Buzz Word Roundup pt 1.

—  June 07, 2018  —

Buzz Word Roundup pt 1.

Buzzwords - they’re not called that because of the buzzing annoyance they create when they’re flying around your head in a room full of people, but instead because they offer a super-quick method of citing something which really isn’t actually that simple under its skin.

Buzzwords come in many shapes but not in so many sizes as they’re nearly always short and sweet. That is the point - buzzwords sum up concepts in something which is easily communicated and digested. Some buzzwords have fairly simple meanings but others look like true business, corporate or technological jargon. Most had very specific meanings when they were conceived and have now essentially become bastardized slang for something much broader and less specific. Buzzwords can convey meaning in short-from - from synergies to alignments, disruptions to ideation and innovation, teams can communicate on the same plane of thought via the use of buzzwords.

So what is the problem with buzzwords?

Buzzwords become pretty detractive from communication when they’re used improperly. Obviously, no one is born with a knowledge of buzzwords, they’re instead wrought in the fires of meetings and conferences, but because they’re such simple words that are given to occasionally very complex topics, they can become pretty far removed from their true meanings.

Semantics are easily manipulated and can be misleading and a word is free to evolve. Still, in many environments it is a tremendous advantage to know the true meaning of a buzzword. They ought to be treated as any other vocabulary - you wouldn’t use the word antidisestablishmentarianism if you didn’t know what it meant, would you?

This largely depends on the industry in which you’re using your buzzwords. Some industries use broader and more easily understood buzzwords. There are just so many examples here, from front-end to impact. Other buzzwords, like agile, are deceptively simple and have rather more complex origins.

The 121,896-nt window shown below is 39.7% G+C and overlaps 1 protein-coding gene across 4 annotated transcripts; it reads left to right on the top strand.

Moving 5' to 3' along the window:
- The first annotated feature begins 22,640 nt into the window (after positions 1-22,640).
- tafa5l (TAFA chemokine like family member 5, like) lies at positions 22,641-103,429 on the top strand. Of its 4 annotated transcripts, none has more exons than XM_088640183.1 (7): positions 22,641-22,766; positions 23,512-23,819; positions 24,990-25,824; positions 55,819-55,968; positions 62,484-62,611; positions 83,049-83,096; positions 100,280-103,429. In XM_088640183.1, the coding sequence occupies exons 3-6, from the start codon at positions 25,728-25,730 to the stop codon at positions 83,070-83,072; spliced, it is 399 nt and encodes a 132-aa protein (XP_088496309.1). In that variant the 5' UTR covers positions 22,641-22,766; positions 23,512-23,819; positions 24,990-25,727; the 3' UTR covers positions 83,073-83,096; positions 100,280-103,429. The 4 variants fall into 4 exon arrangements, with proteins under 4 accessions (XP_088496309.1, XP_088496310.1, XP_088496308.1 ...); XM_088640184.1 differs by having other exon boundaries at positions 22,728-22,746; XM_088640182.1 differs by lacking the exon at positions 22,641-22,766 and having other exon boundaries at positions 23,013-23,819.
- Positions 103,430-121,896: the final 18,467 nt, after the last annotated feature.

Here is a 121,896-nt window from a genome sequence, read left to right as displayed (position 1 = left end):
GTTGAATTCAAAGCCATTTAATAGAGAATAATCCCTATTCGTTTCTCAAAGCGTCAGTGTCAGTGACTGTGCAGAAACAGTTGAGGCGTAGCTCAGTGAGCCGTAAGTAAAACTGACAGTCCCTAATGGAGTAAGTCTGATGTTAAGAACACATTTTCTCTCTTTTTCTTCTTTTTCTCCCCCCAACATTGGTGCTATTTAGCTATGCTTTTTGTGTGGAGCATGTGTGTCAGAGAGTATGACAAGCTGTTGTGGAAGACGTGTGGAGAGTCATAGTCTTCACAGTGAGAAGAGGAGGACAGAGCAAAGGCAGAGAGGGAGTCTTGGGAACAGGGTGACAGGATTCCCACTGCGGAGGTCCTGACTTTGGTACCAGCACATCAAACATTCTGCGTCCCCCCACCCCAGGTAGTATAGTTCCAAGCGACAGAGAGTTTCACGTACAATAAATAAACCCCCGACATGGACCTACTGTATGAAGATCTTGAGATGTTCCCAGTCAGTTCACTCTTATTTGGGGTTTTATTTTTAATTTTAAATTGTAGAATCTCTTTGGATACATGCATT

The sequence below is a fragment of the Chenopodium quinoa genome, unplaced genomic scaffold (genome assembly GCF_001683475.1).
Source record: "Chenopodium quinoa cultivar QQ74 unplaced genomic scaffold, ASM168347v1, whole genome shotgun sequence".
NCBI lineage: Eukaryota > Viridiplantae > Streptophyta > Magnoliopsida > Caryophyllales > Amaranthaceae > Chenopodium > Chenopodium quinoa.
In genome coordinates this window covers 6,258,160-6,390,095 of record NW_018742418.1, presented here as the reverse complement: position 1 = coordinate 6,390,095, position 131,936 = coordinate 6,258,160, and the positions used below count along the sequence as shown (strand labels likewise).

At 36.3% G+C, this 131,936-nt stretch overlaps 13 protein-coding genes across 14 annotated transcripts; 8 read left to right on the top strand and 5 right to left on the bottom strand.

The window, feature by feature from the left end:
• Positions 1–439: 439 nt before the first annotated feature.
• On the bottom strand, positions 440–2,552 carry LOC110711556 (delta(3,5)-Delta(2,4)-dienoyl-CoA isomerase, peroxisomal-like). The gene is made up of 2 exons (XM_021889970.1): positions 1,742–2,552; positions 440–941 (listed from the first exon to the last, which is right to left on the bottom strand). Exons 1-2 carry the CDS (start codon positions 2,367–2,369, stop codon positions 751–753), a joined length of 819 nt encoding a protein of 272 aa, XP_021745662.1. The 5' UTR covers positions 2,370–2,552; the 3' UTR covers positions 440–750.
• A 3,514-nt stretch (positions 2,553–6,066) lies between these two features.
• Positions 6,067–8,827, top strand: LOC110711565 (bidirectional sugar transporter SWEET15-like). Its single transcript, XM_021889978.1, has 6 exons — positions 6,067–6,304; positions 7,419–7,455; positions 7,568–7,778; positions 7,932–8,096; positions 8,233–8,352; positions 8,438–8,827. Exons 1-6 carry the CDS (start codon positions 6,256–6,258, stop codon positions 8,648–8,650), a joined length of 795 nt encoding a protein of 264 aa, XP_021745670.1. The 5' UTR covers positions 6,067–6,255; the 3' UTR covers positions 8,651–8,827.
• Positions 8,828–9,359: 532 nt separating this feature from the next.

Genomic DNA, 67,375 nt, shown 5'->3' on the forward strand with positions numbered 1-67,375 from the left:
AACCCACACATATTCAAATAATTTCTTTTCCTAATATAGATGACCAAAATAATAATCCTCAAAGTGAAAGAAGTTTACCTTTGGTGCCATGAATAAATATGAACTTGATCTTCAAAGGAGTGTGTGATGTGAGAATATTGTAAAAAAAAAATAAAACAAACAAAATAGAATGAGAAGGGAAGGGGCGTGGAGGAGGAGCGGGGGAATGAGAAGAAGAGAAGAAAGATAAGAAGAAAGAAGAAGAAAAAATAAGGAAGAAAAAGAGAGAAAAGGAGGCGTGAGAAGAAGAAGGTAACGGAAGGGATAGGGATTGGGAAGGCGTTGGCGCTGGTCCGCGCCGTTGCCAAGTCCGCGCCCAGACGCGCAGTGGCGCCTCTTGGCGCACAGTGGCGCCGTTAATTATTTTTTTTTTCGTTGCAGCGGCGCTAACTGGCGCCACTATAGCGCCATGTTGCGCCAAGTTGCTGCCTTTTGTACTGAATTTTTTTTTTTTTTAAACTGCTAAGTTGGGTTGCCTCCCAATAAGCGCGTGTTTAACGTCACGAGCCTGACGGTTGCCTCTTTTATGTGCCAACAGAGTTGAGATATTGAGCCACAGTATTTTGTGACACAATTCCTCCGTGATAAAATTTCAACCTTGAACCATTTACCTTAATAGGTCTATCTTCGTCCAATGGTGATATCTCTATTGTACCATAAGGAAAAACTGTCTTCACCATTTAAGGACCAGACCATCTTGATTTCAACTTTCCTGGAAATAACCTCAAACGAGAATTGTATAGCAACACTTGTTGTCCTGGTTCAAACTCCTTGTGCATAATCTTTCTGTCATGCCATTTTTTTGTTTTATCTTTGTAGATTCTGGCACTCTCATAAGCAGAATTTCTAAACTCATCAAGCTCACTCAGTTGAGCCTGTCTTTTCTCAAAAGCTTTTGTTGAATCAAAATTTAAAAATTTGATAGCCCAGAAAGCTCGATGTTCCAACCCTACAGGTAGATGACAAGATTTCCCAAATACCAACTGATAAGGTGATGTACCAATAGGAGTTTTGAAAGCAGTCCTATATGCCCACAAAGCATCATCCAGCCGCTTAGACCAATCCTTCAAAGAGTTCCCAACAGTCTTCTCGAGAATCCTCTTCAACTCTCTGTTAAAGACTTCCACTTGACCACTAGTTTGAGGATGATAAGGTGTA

If you use the word agile in a management or business environment and people will probably interpret it as quick-thinking, adaptable and flexible. In a technological environment, agile might be viewed as something with a far more specific meaning.

In 2001, 17 leading figures in software development created the ‘agile manifesto’ which determined a unifying methodology for developing software. This process essentially determined that the most efficient development cycle would be one which is incremental and responds on the fly to any changes and glitches. This contrasts with alternative methodologies which would seek to build a final product before launch.

Another buzzword example is ‘scrum’. A scrum is a rugby term - it’s a set piece that is designed to recycle the ball back into play. A scrum’s immediate connotations seem to be that of a meeting. Heads down, locking together, working as units. This is largely what the buzzword has become - another term for a team that has meetings. You set tasks, go off and work and then scrum down later for a regroup and assessment. Originally, though, this buzzword was born in the technology world.

A scrum is actually a component of the agile method for managing development work. It’s essentially a method of dividing labour for maximum efficiency and it has quite specific components. Within an agile methodology, a team will divide labor into small timed tasks and have scrums at set increments to overview progress. Developers will usually work in teams of 3 to 9 and work in sprints, which are short periods of around two weeks.

Sprints, scrums and agile, is it all worth the confusion? Well of course! These kinds of developments have skyrocketed the productivity of development teams worldwide and they offer a serious opportunity to structure and streamline workflow.

Buzzwords are great because they’re a key component of achieving efficient communication in the workplace. On the other side, not everyone will interpret your buzzword in the way you intend so just like any other word, understanding the meaning will guide the way you use it in conversation.

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—  Banner Schafer  —